Plan your purchases.
By planning your purchases, you're effectively planning your expenses. This will help eliminate the danger of impulse buying and unnecessary spending. Try to look at the bigger picture when it comes to your basic needs.
Plan for a week's worth of groceries, for example, so you'll have an idea of which items you truly need (and want) and which items you can do away with. To make sure that you maximise your planning efforts, consider incorporating items on sale into your planning. If there are foods on sale that week, for example, why not plan your week's menu using what's currently on slashed down prices?
Implement the 'B' word.
Budget, that is. If you want to be able to save money during a recession, learn to discipline yourself and your family. Using your plan as a reference, come up with a weekly or monthly budget and then stick to it. If you must overshoot it, you should have a very good reason to do so. Otherwise, don't spend.
Keep an eye out for bargains and discounts.
Learn to monitor stores for seasonal sales. You'll save a lot of money by buying items on sale than in their regular prices. During a recession, that's considered wise spending. Check out store or newspaper ads and don't be shy about asking for cheaper alternatives, getting store rebates or using discount coupons. Consider buying at discount stores as well. Each dollar you don't pay is a dollar you save.
Buy in bulk.
If there are items in your house that are often in use (paper towels, canned beans, yoghurt, etc.), consider buying in bulk. Many stores offer items in packs, which means you'll save money in the long run if you buy them instead of paying for individual items.
Put off bigger purchases.
A good rule of thumb is, if you can't afford it, don't buy it. If, for example, you have enough money for a downpayment on a new LCD TV but will have to borrow money off your credit card just to tide you over for the next few weeks, it would be really insane to make a purchase. Wait until you can truly, comfortably afford something. The worst you can do during a recession is not just failing to get money saved but also going into debt.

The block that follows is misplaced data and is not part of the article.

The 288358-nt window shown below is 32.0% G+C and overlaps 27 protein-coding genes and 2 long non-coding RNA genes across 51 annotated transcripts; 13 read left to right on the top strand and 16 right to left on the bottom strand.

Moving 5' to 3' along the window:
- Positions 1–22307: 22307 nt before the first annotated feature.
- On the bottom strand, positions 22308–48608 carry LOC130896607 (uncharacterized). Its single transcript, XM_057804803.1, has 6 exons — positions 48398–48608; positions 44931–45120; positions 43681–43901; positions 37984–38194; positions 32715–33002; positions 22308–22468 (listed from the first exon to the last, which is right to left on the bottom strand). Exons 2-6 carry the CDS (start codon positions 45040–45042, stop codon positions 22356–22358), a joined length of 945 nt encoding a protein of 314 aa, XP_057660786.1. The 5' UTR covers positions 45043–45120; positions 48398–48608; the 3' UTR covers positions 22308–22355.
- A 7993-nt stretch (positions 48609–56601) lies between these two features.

Practice prevention, not cure.
If you look closely, there are many things you do in your home that are syphoning precious dollars from your wallet. Simple steps such as repairing and maintaining your home and appliances, using more efficient equipment and cutting down on unnecessary consumption can do wonders for your wallet and piggy bank. And what better way to treat a recession than to be prudent?
Earn extra money.
If, after all, your efforts, the money you have saved is still not enough, don't let the recession get the better of you. There are times when your efforts are just not sufficient – mostly because you don't earn enough. Instead of asking for a raise that might never occur or waiting for a promotion to drop on your lap, consider finding other means with which to earn (and save) money.
Consider getting a part-time job, work extra hours, do selling on the side or offer your skills as a freelancer. The extra income you earn, along with your recession-powered money-saving plan, will help you make enough until after the tough times are over.